ISLAMABAD: The government has decided to reactivate a 20-year law and offer amnesty to those who voluntarily surrender illegal arms in a phased campaign to “de-weaponise” the country.
This was disclosed by Interior Minister Rehman Malik while talking to reporters after presiding over a meeting on law and order here on Tuesday. Home secretaries, provincial police chiefs and other authorities concerned attended the meeting.
Mr Malik said the government would soon issue a notification asking people to surrender illegal arms to get indemnity against any legal action for possessing such weapons. He, however, said a person who had used arms for committing a crime would not be exempted from criminal liability for such an offence.
The minister said the provinces would decide on the area of notification and deadline for surrendering the arms and after the deadline the federal and provincial governments and other agencies would launch a coordinated campaign for recovery of illegal weapons.
He said any citizen of Pakistan could acquire an arms licence, but possessing illegal weapons was not fair because it showed negative motives behind the move. He appealed to people to avoid keeping illegal arms and asked them to pursue the legal way if they needed a weapon.
Mr Malik said the purpose of de-weaponisation was to help curb incidents of lawlessness.
He said the provinces had agreed that the National Database and Registration Authority (Nadra) should be asked to computerise arms licences and a drive in that direction had already been launched at the federal level. The computerisation would help eliminate fake licences and illegal weapons from the country, he added.
Answering a question, the minister said the de-weaponisation drive would be country-wide and not city or area specific.
He said a cell would be established at district headquarters to renew or issue licences on behalf of the federal government. The cell would also entertain the licences issued by the provinces. “Basically, the objective behind the move is to computerise each and every arms licence to ensure transparency.”
The first-ever de-weaponisation campaign was launched in the country by the government of Gen (retd) Pervez Musharraf in June 2001. The interior ministry had recalled licensed weapons for re-registration and announced amnesty for people who surrendered their illegal weapons.
At the end of the amnesty period on June 20, the Surrender of Illicit Arms Act, 1991, was enforced and the crackdown phase commenced the following day. Within two months, about 25,000 illegal weapons were recovered and 9,663 people were arrested.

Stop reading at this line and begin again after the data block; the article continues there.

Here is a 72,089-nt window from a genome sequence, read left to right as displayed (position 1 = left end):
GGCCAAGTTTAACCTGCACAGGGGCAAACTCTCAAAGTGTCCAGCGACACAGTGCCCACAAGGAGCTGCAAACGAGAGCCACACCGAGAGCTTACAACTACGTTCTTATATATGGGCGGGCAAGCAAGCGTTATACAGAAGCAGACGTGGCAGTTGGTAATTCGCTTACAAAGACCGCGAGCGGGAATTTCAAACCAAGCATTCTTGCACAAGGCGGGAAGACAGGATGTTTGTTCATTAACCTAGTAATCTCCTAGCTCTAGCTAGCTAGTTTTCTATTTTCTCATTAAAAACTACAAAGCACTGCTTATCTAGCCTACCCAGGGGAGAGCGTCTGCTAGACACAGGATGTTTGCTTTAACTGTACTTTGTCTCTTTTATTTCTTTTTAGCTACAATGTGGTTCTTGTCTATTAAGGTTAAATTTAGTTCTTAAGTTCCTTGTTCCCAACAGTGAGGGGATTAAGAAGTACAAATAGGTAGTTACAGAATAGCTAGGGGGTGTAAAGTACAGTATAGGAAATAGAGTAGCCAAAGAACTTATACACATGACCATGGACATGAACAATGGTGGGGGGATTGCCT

Tuesday's meeting decided to de-weaponise the country in two phases. In the first phase, arms licences issued by the provincial governments would be computerised. Nadra would establish its offices in provincial capitals and district headquarters by Sept 15.
After ascertaining that the necessary logistic arrangements were in place, the provincial authorities would ask people to approach Nadra to get computerised arms licences after surrendering their licence booklets.
In the second phase, a crackdown would be launched against illegal weapons and penalties for possession of such arms would also be enhanced. The federal government has delegated such powers to the provinces under the Surrender of Illicit Arms Act.
The provincial authorities expressed concern that in large number of cases, people carrying unauthorised arms were released on bail on easy terms. Concern was also shown that the proposed amendments to the Anti-Terrorism Act, Evidence Act, Money Laundering and Cyber Crime laws were still pending.
The meeting also decided to have a complete record and data of arms dealers and requested the provincial authorities to carry out periodical inspection.
The interior minister said he had directed the law-enforcement agencies to gather information for taking action against 'bhatta mafia' as was taken against target killers in Karachi.
He said the issue was discussed in detail and it was decided to draw a strategy to achieve better results. Action would also be taken against those who threw grenades and delivered 'bhatta slips', he added.
The minister said the government was focusing on internal security and was holding dialogue with all stakeholders.
He said the meeting also discussed other issues such as money-laundering and cyber crimes. The centre was supporting the provinces in combating the crimes, he said.
Answering a question, he said: “We respect each and every order of the Supreme Court and will continue to do this in future.”